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Affordable Engine-Building Tools

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In the November issue we showed the absolute bare-bones cheapskate way to build an engine at home with the most rudimentary tools. If you've already built a few engines that way and have stuff like a torque wrench and engine-cleaning brushes, then you're ready for more advanced motor assembly. Whether it's an engine kit you've purchased through the mail or one you've had carved on by your local machine shop, the quality of the final product depends heavily on your ability to check the machining specs and assemble it the right way.

With a huge line of engine tools for many skill levels, Powerhouse makes it affordable to do just that. We flipped through the company's catalog to put together the following overview of tools best suited for those wanting to get their feet wet with precision engine building. We'll tell you the price the part number, and, since few tools come with instructions, how to use this stuff. Once you master these gadgets you'll be more confident with your engine, you'll save bucks by locating machining miscues before they go boom, and you'll look like a pro to all your buddies. As per usual, prices are as of press time and may change by the time you're ready to buy.

Pro Crank Socket
What it Does:
Lets you spin the crank in an assembled engine without using the balancer bolt. It's handy because you can rotate the engine counterclockwise (which would loosen the bolt), and because it keeps you from mangling the crank-snout threads. The Powerhouse sockets also have a knurled nut that allows you to mount a camshaft degree wheel; the design makes it easy to rotate the degree wheel without risk of rotating the engine and ruining your settings.
Powerhouse Part Number:
Small-block, V-6, and four-cylinder Chevy, POW103050; big-block Chevy, POW103055; all Ford, Buick, and Pontiac, POW103060; all Chrysler and Olds V-8s, POW103070
The Price:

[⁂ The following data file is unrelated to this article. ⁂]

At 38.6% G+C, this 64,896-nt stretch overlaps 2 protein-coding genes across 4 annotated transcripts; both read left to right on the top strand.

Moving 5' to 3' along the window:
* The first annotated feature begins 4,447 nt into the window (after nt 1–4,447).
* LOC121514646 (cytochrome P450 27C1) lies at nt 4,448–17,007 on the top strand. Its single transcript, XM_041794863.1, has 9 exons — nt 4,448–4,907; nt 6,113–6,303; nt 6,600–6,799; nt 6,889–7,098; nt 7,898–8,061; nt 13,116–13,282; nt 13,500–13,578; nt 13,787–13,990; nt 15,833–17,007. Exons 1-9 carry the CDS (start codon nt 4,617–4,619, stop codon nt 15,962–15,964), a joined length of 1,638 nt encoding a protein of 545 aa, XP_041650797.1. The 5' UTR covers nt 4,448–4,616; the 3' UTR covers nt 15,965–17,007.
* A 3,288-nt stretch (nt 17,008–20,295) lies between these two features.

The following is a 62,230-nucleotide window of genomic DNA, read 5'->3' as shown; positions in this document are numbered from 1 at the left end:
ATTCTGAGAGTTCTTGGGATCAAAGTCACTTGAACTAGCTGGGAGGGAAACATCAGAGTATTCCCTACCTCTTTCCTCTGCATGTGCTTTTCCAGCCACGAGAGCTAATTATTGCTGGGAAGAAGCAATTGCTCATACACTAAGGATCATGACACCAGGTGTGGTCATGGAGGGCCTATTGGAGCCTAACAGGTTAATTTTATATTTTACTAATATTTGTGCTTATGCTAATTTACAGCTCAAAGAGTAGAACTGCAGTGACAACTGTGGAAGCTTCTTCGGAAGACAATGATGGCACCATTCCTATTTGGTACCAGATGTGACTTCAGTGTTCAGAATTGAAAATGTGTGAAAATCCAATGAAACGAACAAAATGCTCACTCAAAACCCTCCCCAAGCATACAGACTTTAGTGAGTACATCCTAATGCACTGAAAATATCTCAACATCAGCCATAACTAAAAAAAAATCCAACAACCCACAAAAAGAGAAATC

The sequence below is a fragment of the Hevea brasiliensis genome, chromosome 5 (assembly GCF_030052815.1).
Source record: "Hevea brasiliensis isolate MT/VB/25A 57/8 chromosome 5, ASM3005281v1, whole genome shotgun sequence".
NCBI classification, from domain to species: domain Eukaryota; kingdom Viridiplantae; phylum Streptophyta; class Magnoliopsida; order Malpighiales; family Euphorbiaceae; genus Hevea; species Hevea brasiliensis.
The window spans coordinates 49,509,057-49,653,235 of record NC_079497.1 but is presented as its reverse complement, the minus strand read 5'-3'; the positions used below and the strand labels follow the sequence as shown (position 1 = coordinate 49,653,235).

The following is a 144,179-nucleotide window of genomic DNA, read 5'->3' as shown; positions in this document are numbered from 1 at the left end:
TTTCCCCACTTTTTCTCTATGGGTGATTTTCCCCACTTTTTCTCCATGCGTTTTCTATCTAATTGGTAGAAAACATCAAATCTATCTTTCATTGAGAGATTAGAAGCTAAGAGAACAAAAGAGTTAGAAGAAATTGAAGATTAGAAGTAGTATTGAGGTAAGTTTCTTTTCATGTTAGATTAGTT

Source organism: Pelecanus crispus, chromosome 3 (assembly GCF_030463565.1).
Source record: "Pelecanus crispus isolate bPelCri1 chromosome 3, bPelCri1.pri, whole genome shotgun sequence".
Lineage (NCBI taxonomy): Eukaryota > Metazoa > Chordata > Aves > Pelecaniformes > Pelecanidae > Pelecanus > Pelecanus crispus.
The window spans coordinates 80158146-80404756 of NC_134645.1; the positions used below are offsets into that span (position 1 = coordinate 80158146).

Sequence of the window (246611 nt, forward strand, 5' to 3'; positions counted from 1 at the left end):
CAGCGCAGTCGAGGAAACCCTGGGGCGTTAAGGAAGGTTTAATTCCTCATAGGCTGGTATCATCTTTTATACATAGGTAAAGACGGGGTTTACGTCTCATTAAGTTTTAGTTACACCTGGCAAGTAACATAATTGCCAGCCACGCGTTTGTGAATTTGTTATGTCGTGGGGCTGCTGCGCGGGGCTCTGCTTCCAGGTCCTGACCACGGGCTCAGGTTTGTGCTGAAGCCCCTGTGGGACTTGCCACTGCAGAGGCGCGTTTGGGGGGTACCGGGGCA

$28, except for the small Chevy, which is $26, and the Chrysler/Olds at $30
Extra Stuff You'll Need:
A 1/2-inch drive ratchet or breaker bar, plus a degree wheel to really take advantage of the Pro socket
How to Use It:
Once the balancer and bolt have been removed, just slip the socket over the crank snout, locating it over the key in the crank. Now you can turn the crank with a 1/2-inch breaker bar. A set screw on the socket further affixes it to the crank for extra precision when using the socket to mount a degree wheel.

Rod Guide
What it Does:
Prevents you from gacking the crankpin with the rod bolts while you're installing the rod and piston, and also helps align the rod to the crank during installation. Powerhouse says it also helps in removing rods from the engine, but we had a tough time making it work that way.
Powerhouse Part Number:
POW101295
The Price:
$19.95
Extra Stuff You'll Need:
Long-stroke big-blocks will need extensions (POW101296) for $9.95
How to Use It:
When installing pistons and rods, slip each piston part-way into the cylinder, then reach through the bottom of the crankcase to slide the rod guide over the crankpin and onto the rod bolts. Smack the piston and rod into place, then remove the guide and install the rod cap.

Tapered Ring Compressor
What it Does:
Makes sure you never again have to use one of those cheesy thin-steel adjustable ring compressors that make your fingers bleed every time. Slipping piston/rod/ring assemblies into the block will become easier than you thought possible. We prefer the Powerhouse hard-anodized aluminum compressor to its less expensive composite versions.
Powerhouse Part Number:
There are 49 part numbers for compressors as small as 3.500 inches and as large as 4.830. Don't expect us to list 'em all here-just order the one for the exact bore size of your engine after overbore machining.
The Price:
Ranges from $28-$32 depending on size
Extra Stuff You'll Need:
An extra tapered ring compressor for the bore size of every engine you work on
How to Use It:
Center the compressor over the cylinder and hold it flush with the deck, lube it and the cylinder with engine oil, slip the rod and piston (with rings installed) into the hole, protect the crank with a Powerhouse rod guide, then tap the piston into the block with a hammer handle as shown. Powerhouse also has a Pro Piston Knocker (POW101290, $26) and piston-ring expander pliers (POW105060, $9.95).

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